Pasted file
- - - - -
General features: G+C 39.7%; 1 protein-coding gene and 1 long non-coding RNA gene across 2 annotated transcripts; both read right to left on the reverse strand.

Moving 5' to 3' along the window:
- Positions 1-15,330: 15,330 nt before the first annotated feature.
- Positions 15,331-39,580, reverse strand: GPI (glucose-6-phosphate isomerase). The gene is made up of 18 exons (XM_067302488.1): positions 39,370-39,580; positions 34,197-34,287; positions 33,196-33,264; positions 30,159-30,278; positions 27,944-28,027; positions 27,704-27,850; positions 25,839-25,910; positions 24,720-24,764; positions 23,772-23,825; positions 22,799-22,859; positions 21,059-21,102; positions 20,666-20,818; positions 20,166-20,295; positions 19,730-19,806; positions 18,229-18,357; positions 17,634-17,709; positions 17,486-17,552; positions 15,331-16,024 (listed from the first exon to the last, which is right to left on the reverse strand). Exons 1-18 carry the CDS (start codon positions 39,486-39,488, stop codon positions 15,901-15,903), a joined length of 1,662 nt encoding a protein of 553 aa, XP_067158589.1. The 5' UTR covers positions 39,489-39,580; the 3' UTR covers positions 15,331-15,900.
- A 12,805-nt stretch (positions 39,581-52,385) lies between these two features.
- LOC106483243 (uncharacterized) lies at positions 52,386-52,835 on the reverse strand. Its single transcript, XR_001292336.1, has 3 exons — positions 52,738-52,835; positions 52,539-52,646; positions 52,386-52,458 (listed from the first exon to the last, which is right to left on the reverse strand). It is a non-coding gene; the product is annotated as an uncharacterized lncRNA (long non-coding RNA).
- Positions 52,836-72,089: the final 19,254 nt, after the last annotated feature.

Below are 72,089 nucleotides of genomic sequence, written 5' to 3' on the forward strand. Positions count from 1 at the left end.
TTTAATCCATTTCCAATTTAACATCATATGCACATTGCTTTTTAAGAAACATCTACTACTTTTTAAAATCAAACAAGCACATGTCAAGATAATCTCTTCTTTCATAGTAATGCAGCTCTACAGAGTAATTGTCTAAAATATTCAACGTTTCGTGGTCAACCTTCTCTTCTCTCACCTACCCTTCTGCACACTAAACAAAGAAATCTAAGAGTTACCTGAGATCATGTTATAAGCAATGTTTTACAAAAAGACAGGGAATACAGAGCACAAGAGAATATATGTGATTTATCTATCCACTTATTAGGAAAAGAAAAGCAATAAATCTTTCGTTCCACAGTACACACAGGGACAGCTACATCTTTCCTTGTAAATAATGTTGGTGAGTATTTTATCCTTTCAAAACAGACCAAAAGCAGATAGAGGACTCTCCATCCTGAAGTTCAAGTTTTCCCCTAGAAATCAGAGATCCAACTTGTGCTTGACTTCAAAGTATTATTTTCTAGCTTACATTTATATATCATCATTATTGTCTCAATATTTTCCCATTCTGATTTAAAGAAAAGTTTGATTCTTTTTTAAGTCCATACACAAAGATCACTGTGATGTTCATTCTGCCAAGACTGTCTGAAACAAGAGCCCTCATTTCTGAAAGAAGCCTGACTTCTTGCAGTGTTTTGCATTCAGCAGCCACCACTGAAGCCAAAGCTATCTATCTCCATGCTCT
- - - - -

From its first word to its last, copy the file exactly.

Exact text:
General features: G+C 39.7%; 1 protein-coding gene and 1 long non-coding RNA gene across 2 annotated transcripts; both read right to left on the reverse strand.

Moving 5' to 3' along the window:
- Positions 1-15,330: 15,330 nt before the first annotated feature.
- Positions 15,331-39,580, reverse strand: GPI (glucose-6-phosphate isomerase). The gene is made up of 18 exons (XM_067302488.1): positions 39,370-39,580; positions 34,197-34,287; positions 33,196-33,264; positions 30,159-30,278; positions 27,944-28,027; positions 27,704-27,850; positions 25,839-25,910; positions 24,720-24,764; positions 23,772-23,825; positions 22,799-22,859; positions 21,059-21,102; positions 20,666-20,818; positions 20,166-20,295; positions 19,730-19,806; positions 18,229-18,357; positions 17,634-17,709; positions 17,486-17,552; positions 15,331-16,024 (listed from the first exon to the last, which is right to left on the reverse strand). Exons 1-18 carry the CDS (start codon positions 39,486-39,488, stop codon positions 15,901-15,903), a joined length of 1,662 nt encoding a protein of 553 aa, XP_067158589.1. The 5' UTR covers positions 39,489-39,580; the 3' UTR covers positions 15,331-15,900.
- A 12,805-nt stretch (positions 39,581-52,385) lies between these two features.
- LOC106483243 (uncharacterized) lies at positions 52,386-52,835 on the reverse strand. Its single transcript, XR_001292336.1, has 3 exons — positions 52,738-52,835; positions 52,539-52,646; positions 52,386-52,458 (listed from the first exon to the last, which is right to left on the reverse strand). It is a non-coding gene; the product is annotated as an uncharacterized lncRNA (long non-coding RNA).
- Positions 52,836-72,089: the final 19,254 nt, after the last annotated feature.

Below are 72,089 nucleotides of genomic sequence, written 5' to 3' on the forward strand. Positions count from 1 at the left end.
TTTAATCCATTTCCAATTTAACATCATATGCACATTGCTTTTTAAGAAACATCTACTACTTTTTAAAATCAAACAAGCACATGTCAAGATAATCTCTTCTTTCATAGTAATGCAGCTCTACAGAGTAATTGTCTAAAATATTCAACGTTTCGTGGTCAACCTTCTCTTCTCTCACCTACCCTTCTGCACACTAAACAAAGAAATCTAAGAGTTACCTGAGATCATGTTATAAGCAATGTTTTACAAAAAGACAGGGAATACAGAGCACAAGAGAATATATGTGATTTATCTATCCACTTATTAGGAAAAGAAAAGCAATAAATCTTTCGTTCCACAGTACACACAGGGACAGCTACATCTTTCCTTGTAAATAATGTTGGTGAGTATTTTATCCTTTCAAAACAGACCAAAAGCAGATAGAGGACTCTCCATCCTGAAGTTCAAGTTTTCCCCTAGAAATCAGAGATCCAACTTGTGCTTGACTTCAAAGTATTATTTTCTAGCTTACATTTATATATCATCATTATTGTCTCAATATTTTCCCATTCTGATTTAAAGAAAAGTTTGATTCTTTTTTAAGTCCATACACAAAGATCACTGTGATGTTCATTCTGCCAAGACTGTCTGAAACAAGAGCCCTCATTTCTGAAAGAAGCCTGACTTCTTGCAGTGTTTTGCATTCAGCAGCCACCACTGAAGCCAAAGCTATCTATCTCCATGCTCT